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While without a doubt there are some overtly black metal moments on this CD (the tracks "Radical Cut", featuring Ishahn from Emperor on vocals, and "Collapse Generation", my favourite song on this album are prime examples) this is most certainly NOT an outright black metal album. Indeed calling it a metal album at all is a little misleading as, unlike a lot of metal bands, Arcturus respect the quality that keyboards and synths can bring to music and the passages of blast drumming and thunderous riffage intermingle perfectly with swirling soundscapes (the final track, "For To End Yet Again", is probably the best example of this, although "Nightmare Heaven" competes).
Make no mistake, at moments this album could have been produced by Autechre and that is this album's strong point: it takes the two main forces in non-mainstream music (electronica and metal) and combines them to produce something new. I should state that the metal element of the album is larger than the electronica element, so while Emperor fans should love it those into Autechre probably won't find it anywhere nearly as appealing.
This album is quite possibly the finest album I've ever heard, despite it being a little short at forty minutes for seven tracks, and I have no hesitation in recommending it. In ten years time I reckon that the cutting-edge artists will cite Arcturus as a major influence, so get on the bandwagon before it's built!
The biggest difference between this and their previous opus, "La Masquerade Infernale" is that they have ditched the random, often rambling song structure and refined their sound with a much more focused approach. This is what will determine which album you prefer, and I personally feel that 'The Sham Mirrors' is a superior album. Yet this does not mean that they've gone boring. To me, 'La Masquerade Infernale' often seemed full of ideas and hints of genius, yet often broken down into a clumsy mess. With 'The Sham Mirrors' they have managed to forge these ideas together into perfectly flowing music.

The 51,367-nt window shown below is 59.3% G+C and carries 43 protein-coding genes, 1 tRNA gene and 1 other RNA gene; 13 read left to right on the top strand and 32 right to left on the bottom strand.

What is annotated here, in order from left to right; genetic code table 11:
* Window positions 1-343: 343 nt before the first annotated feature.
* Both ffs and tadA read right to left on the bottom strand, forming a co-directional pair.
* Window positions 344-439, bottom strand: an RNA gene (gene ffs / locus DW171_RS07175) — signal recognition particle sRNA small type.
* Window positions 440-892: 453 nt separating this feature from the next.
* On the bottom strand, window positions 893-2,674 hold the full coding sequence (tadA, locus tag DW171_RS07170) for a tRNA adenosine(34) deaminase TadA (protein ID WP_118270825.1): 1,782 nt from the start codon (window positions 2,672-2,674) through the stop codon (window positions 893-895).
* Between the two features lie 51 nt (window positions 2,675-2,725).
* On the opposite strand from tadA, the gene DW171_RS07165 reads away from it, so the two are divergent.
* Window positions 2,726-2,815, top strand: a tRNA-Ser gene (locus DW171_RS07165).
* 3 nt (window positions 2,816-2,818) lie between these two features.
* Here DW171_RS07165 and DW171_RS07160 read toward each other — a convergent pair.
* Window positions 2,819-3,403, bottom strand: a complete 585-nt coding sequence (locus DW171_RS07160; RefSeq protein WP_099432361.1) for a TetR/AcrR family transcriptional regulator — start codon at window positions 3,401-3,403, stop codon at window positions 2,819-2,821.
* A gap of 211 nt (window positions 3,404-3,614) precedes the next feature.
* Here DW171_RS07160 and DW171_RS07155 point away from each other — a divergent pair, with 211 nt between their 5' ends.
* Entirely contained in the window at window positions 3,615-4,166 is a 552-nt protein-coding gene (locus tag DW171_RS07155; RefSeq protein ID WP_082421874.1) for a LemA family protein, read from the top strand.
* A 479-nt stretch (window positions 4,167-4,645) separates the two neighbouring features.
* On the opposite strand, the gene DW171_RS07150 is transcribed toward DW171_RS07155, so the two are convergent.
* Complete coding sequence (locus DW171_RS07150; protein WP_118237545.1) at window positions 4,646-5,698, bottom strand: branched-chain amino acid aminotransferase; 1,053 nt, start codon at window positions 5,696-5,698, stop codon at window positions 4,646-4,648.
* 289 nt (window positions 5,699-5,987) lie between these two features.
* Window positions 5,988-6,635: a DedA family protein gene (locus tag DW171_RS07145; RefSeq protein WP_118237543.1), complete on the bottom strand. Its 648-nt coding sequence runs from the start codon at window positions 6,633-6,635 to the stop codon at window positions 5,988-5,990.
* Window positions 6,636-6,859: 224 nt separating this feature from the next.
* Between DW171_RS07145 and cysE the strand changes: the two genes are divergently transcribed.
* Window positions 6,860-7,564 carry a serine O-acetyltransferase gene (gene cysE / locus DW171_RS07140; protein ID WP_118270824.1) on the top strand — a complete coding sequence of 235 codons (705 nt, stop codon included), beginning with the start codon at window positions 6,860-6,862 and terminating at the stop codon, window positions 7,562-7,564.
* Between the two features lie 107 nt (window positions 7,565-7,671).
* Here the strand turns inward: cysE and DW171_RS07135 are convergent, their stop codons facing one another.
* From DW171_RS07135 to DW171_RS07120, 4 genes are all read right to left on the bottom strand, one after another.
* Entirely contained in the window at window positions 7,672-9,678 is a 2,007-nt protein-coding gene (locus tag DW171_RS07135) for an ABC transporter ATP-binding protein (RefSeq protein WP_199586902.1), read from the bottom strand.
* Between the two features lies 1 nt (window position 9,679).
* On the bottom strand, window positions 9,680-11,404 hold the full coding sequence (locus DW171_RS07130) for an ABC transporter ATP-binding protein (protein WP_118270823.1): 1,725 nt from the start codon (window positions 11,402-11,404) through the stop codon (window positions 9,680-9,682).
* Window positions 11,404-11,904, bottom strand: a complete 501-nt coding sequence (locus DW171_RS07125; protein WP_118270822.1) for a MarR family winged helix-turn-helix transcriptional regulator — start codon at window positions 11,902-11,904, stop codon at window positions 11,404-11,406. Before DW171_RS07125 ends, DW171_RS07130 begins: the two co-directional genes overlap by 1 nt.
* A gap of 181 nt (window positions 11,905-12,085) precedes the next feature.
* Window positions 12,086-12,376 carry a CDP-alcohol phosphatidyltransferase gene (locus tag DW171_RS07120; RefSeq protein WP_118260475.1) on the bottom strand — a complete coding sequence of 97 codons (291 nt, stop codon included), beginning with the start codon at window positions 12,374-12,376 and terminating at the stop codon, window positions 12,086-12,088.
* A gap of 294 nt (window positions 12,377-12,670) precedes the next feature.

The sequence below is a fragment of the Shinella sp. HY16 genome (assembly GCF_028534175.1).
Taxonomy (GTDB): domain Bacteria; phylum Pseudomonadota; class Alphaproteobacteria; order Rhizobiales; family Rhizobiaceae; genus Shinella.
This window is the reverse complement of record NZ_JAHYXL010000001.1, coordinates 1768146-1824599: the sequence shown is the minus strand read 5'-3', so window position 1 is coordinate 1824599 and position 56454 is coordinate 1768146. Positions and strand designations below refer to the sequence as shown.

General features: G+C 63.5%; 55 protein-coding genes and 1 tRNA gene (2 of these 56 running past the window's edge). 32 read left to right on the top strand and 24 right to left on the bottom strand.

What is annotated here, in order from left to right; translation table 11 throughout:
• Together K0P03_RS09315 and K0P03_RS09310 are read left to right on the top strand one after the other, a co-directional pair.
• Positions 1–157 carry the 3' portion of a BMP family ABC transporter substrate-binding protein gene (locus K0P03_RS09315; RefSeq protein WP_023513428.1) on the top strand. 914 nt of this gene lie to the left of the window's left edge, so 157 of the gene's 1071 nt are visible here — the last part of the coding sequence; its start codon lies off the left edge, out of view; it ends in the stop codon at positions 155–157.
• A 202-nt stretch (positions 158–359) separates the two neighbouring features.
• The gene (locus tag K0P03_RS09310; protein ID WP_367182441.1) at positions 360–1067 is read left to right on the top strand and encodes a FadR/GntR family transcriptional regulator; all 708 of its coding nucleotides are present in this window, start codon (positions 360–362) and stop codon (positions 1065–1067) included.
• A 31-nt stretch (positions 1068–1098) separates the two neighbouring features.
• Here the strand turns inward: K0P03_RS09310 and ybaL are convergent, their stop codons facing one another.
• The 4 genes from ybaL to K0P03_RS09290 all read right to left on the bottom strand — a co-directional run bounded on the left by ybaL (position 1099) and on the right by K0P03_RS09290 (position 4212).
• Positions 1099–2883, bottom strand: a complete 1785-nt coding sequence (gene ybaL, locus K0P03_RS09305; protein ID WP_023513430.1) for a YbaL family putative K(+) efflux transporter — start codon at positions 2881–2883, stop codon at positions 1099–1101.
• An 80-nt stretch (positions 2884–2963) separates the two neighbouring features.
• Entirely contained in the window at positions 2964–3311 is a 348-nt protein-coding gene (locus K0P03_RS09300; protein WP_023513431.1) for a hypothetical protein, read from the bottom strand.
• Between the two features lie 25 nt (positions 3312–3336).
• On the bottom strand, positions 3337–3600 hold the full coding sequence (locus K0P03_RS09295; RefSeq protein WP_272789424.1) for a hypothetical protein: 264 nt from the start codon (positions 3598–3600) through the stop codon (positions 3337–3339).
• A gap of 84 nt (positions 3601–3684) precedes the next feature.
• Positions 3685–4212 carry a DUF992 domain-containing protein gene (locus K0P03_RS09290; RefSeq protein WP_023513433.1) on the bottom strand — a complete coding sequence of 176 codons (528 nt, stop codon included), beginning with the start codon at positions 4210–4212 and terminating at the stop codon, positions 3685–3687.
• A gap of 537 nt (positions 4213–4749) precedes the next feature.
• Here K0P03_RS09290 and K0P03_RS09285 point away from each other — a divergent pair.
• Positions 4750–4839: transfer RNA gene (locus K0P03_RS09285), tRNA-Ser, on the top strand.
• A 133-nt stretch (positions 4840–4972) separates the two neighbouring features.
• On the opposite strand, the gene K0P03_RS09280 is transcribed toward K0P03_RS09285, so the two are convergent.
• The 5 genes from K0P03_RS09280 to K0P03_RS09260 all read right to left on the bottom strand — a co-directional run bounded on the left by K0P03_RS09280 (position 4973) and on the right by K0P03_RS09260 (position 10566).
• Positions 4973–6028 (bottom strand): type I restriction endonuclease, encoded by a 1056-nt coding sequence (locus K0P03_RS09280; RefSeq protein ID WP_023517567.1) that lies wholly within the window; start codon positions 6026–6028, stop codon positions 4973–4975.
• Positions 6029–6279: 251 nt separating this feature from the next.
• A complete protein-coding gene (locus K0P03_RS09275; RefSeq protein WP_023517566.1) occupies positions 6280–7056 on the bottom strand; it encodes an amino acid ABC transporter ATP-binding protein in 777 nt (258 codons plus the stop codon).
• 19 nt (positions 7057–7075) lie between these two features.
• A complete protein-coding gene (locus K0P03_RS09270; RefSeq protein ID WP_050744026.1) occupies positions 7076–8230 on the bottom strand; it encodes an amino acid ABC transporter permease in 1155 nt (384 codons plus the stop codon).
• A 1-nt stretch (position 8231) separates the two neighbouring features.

There is a lot of variety on this album. Opener "Kinetic" is an epic journey through many different styles of music, whilst "Radical Cut", featuring guest vocals from Ihsahn of Emperor, reminds you of their Black Metal roots. So, how do you describe music as unique and original as this? Well, imagine a cross between every Ulver album so far, and you would not be far off. The keyboards and guitars complement each other fantastically, the vocals are probably the best Garm has ever done, and the drumming is as good as we've come to expect from Hellhammer.
If this, as is rumoured, is the last Arcturus album, then it is a brilliant swansong and a fine way to go out. If it isn't...well, I can't wait to hear what they come up with next. This proves that there is still originality left in Black Metal.
The main change, in my eyes, is in the vocals. Garm began to fuse clean vocals with the Arcturus mentality long ago, but this time, the vocals have altered again. On the previous record, the vocals were almost operatic, but that's no longer the case. Whilst the vocals could come across as cheese infested on occasions, that's no longer a problem with this new style. It's classy and polished. It would seem that during the time that Arcturus took out between records has given Garm the time to perfect the right style of vocals that really does suit the Arcturus way. The vocals are clean, none of that black metal influence which was once so strongly felt in Arcturus' music can be heard. The vocals don't even seem to recognise the roots of the band, but this isn't a bad sort of progression. It's been natural to Arcturus, which has been wonderful to see and hear, of course.Read more ›
Most Recent Customer Reviews
What an amazing album! Sure it's very different from earlier Arcturus works, but it's by no means inferior. Read morePublished on 30 Nov. 2010 by devius
A great album. All the tracks are good and there's a lot of variety, from symphonic thoughtful styles, such as in 'Star-Crossed' and the melodic ending of 'Ad Absurdum' to fast,... Read morePublished on 1 Jan. 2008 by Kipper Sandwich